Ben Floyd rappelling

Camp student Ben Floyd, center, rappels down a wall Friday with assistance from firefighter Vance Bowden during the Denton Fire Department's youth summer camp at Fire Station No. 7. The camp focuses on teamwork and problem solving in a controlled environment, while providing insight on the fire service. The students learned a wide range of skills such as CPR, rappelling and firefighting.

Decked out in red firefighting helmets, fourth grade graduates learned all about firefighting at the Denton Fire Department’s youth summer camp this past week. From learning how to tie knots, do CPR and rappel, the kids got a little taste of what it takes to be a firefighter.

“They’re learning a lot of team building exercises,” Jason Eddington, a community service officer for the fire department, said Wednesday. “They’re obviously learning a whole bunch about being a firefighter and the different aspects of being a firefighter. They’re also learning about just working together to figure stuff out.”

This is the first year of the camp, which is free, and there are plans for it to become an annual occurrence.

“Really how we ended up doing it is one of our firefighters ... he actually came and did one of these programs as a kid and is still a part of that city, and really helped incorporate us into doing that here as well,” Eddington said. “That’s kind of how we ended up getting it here. He sold it to me, and here we are doing it.”

Twenty-two incoming fifth graders, who were recommended by Denton ISD counselors, took part in the camp, and Eddington said they’ll probably cap the attendance to around 35 to 40 kids for future camps.

“The hope is that these kids, there may be some that this might spark a little interest and [they will] want to be a firefighter one day,” he said. “But they’ll also tell their friends and get them — they may think, ‘Oh those guys are cool,’ and it just kind of spreads that way.”

Part of the camp is discipline, and Eddington said the kids have done a lot of pushups.

“That’s all part of what they’re trying to learn — accountability, obviously any safety concerns, but also just having their own things they’re responsible for,” Eddington said. “Like their helmets, all those things that if they don’t show up or they leave those or whatever — they have to do pushups as a group, they get in trouble as a group. It develops itself. It kind of fixes itself. There’s definitely a semi-paramilitary part of the camp but it works.”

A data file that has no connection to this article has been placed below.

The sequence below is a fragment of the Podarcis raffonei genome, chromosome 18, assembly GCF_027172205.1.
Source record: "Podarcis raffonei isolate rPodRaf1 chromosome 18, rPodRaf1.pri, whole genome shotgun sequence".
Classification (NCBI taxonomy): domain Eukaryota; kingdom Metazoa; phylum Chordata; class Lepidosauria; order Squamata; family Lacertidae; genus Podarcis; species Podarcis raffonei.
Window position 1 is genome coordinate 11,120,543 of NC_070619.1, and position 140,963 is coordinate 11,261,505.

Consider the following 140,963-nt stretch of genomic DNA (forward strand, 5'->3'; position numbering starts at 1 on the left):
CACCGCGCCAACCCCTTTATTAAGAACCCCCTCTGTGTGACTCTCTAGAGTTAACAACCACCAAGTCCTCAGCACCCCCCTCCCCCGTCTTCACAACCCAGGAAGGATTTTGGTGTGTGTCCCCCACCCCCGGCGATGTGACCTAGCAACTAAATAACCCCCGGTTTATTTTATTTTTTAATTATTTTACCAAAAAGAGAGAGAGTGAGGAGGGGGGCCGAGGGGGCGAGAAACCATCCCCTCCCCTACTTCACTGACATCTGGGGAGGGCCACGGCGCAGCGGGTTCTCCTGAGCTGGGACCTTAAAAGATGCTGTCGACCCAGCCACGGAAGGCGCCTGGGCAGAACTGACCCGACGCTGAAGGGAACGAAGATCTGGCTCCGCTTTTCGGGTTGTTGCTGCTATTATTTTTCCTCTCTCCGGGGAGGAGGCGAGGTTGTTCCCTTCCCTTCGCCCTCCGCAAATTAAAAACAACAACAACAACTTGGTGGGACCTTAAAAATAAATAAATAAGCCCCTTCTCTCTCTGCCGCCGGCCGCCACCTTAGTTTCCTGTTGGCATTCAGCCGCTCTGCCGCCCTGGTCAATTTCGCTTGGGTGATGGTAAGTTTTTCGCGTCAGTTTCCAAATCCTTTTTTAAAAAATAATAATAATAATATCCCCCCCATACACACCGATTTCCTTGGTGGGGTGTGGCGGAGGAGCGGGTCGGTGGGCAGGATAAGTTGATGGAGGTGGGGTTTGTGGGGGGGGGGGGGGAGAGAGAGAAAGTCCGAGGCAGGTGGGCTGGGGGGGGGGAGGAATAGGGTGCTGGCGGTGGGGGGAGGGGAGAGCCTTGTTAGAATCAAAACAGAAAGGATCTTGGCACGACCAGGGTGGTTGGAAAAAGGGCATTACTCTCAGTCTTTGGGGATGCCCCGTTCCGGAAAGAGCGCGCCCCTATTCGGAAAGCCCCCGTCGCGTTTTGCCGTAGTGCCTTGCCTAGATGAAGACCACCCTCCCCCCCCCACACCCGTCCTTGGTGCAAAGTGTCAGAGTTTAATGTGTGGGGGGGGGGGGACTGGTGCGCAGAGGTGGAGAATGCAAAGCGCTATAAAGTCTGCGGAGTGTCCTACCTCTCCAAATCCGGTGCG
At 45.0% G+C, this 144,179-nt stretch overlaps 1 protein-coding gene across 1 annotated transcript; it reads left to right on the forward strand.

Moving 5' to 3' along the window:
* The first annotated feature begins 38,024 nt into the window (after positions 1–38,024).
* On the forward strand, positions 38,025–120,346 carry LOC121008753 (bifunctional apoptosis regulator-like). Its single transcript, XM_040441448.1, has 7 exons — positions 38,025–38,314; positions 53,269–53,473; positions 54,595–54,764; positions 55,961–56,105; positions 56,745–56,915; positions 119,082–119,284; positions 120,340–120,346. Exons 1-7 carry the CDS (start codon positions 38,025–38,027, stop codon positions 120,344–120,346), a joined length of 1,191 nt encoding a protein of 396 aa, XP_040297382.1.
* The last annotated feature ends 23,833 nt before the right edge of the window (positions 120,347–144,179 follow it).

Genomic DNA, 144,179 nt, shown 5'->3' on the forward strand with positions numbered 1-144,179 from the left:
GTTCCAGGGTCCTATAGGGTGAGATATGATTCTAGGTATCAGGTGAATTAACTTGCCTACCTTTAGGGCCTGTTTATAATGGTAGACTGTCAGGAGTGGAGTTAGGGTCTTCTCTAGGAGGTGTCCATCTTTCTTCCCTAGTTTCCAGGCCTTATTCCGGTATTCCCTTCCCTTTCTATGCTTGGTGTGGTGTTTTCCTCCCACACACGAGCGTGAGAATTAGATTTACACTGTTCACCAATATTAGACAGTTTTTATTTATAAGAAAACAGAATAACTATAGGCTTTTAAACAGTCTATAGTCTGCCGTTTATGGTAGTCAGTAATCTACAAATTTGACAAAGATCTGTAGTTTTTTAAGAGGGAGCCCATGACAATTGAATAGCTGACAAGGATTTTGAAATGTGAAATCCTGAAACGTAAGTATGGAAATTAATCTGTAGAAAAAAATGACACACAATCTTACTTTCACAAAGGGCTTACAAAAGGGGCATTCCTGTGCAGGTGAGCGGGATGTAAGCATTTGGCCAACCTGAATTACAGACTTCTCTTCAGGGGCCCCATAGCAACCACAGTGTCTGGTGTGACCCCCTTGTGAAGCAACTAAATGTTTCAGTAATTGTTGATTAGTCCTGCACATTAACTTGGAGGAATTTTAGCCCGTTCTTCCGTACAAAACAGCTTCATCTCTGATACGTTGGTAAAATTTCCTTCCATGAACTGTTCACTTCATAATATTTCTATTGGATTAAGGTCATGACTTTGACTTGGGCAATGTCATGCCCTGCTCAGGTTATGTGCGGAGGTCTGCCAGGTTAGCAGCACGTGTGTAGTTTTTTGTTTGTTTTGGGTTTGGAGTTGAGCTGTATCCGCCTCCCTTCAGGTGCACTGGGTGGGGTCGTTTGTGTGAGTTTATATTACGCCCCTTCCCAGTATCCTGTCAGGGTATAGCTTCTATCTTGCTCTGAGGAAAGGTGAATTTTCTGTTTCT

By Wednesday, the kids had done “close to 200” pushups, said 10-year-old Ben Floyd.

“I honestly like the pushups,” 10-year-old Kahlan Stegman said. “I like the pushups because it’s good exercise and I’m trying to get muscle.”

And on Friday, the kids learned how to rappel and how a vehicle extrication works.

“I thought we would just be putting out fires and things like that,” Kahlan said when asked about her expectations for the camp. “Work, work, work, because when they said homework, I was like, ‘Ugh! No,’ so I thought it was hard homework, math, things like that.”

But Kahlan said she loved the program.

“It’s not an ordinary camp,” she said. “It’s so awesome. You’re basically doing everything that a firefighter does. I really like it.”

Also on Friday, the Denton Fire Department held a graduation ceremony for the campers and their families and handed out four awards — Top Knot, Top Gun, Most Improved and Top Stride.

“Those award winners — the plan is that they will come back the next year to help with the program,” Eddington said. “So there will potentially be four kids in this class that come back and they will separate themselves from the group — they’ll wear like a white helmet — but they will also help each one of those kids, the groups that they’re [broken] up into, so they’ll learn faster.”

When asked what was their favorite part, Ben said he likes learning the different knots, and 10-year-old Kevin Govan said the water component of the camp.

Eddington said the campers learned “hose stream deployment,” and there was “a whole, whole lot of having fun with the hose streams and water. That seems to be the biggest hit.”

Kahlan said she might want choose firefighting as a career.

“I was looking for something active — this is really active and it gets you moving,” she said. “It seems really fun.”

LIZZY SPANGLER can be reached via Twitter at @LizzySpangler.

Recommended for you